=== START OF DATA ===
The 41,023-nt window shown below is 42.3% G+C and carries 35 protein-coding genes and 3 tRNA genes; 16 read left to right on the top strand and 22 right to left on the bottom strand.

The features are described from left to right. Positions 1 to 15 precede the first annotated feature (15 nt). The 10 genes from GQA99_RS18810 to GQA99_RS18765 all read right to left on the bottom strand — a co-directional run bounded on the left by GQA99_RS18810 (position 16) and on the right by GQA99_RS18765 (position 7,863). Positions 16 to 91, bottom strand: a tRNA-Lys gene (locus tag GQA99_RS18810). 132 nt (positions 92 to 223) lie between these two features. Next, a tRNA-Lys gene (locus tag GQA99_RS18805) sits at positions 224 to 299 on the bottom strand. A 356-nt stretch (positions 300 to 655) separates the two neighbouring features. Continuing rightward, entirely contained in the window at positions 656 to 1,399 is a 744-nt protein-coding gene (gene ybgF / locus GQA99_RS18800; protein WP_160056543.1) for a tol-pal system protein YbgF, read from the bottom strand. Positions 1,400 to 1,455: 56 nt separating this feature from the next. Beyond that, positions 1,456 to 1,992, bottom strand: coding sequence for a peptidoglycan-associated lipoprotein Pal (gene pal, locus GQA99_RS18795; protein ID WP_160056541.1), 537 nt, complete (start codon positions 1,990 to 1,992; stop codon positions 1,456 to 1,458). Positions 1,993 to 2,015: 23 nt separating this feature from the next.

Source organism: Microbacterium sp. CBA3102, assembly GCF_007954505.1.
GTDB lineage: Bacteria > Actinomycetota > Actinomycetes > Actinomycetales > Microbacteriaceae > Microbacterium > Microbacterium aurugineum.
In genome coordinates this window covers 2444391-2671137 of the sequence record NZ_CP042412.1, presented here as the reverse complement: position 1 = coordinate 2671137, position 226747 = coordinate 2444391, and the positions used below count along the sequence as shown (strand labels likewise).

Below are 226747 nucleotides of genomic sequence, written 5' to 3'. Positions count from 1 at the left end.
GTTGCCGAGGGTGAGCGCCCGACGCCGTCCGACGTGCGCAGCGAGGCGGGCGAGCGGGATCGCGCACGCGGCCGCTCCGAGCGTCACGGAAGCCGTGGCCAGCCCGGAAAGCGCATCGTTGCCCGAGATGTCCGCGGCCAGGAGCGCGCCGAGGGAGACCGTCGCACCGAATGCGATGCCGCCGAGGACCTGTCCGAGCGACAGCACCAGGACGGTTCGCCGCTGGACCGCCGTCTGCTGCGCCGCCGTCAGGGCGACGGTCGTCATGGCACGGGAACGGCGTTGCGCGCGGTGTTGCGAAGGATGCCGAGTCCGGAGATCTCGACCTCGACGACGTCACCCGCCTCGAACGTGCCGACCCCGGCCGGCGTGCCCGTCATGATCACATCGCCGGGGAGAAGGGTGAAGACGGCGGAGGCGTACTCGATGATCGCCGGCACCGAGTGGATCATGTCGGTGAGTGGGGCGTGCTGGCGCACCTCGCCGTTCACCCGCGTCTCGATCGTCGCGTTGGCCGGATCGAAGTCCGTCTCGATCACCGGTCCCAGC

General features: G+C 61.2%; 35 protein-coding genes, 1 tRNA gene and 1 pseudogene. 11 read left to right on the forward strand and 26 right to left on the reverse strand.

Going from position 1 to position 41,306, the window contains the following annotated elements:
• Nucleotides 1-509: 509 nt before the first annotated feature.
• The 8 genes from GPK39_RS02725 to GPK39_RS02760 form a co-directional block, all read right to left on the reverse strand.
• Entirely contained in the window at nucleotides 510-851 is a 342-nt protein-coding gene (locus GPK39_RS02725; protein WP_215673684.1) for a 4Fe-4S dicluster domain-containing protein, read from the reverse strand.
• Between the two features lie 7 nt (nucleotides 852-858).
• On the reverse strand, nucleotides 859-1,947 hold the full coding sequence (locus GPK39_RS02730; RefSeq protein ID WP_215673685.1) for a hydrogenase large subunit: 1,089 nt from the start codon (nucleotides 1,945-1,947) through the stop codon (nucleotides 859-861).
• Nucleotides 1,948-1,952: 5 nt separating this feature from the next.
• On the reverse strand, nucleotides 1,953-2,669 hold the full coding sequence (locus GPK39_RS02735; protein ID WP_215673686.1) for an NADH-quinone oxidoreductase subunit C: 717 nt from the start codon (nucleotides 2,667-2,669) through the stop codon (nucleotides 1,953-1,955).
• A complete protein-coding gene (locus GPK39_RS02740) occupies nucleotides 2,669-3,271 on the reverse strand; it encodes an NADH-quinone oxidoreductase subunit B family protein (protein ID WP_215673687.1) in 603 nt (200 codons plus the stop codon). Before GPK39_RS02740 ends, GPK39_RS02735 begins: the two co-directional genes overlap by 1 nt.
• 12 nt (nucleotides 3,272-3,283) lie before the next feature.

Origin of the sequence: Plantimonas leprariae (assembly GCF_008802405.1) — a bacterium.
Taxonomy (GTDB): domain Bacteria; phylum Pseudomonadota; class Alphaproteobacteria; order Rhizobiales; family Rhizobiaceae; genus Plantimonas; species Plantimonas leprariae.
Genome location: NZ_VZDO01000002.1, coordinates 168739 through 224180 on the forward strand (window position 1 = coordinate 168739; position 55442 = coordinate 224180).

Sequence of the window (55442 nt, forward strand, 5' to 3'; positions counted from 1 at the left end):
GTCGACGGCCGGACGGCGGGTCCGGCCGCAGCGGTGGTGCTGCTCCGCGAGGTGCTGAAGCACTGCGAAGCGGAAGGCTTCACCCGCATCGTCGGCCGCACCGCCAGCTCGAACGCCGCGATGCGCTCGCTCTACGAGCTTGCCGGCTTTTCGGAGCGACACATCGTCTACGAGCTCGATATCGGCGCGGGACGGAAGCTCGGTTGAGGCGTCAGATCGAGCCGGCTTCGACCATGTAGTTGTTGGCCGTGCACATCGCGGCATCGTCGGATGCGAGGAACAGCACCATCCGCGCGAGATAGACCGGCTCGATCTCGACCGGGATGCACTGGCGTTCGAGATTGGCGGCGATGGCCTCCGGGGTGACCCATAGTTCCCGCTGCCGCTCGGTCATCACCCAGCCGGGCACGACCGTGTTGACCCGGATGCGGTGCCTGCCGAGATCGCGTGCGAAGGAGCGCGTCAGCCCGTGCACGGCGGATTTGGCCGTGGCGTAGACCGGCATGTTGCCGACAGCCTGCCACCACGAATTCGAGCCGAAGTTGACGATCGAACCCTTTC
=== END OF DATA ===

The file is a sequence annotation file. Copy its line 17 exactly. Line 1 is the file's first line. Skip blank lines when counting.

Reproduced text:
• A complete protein-coding gene (locus GPK39_RS02740) occupies nucleotides 2,669-3,271 on the reverse strand; it encodes an NADH-quinone oxidoreductase subunit B family protein (protein ID WP_215673687.1) in 603 nt (200 codons plus the stop codon). Before GPK39_RS02740 ends, GPK39_RS02735 begins: the two co-directional genes overlap by 1 nt.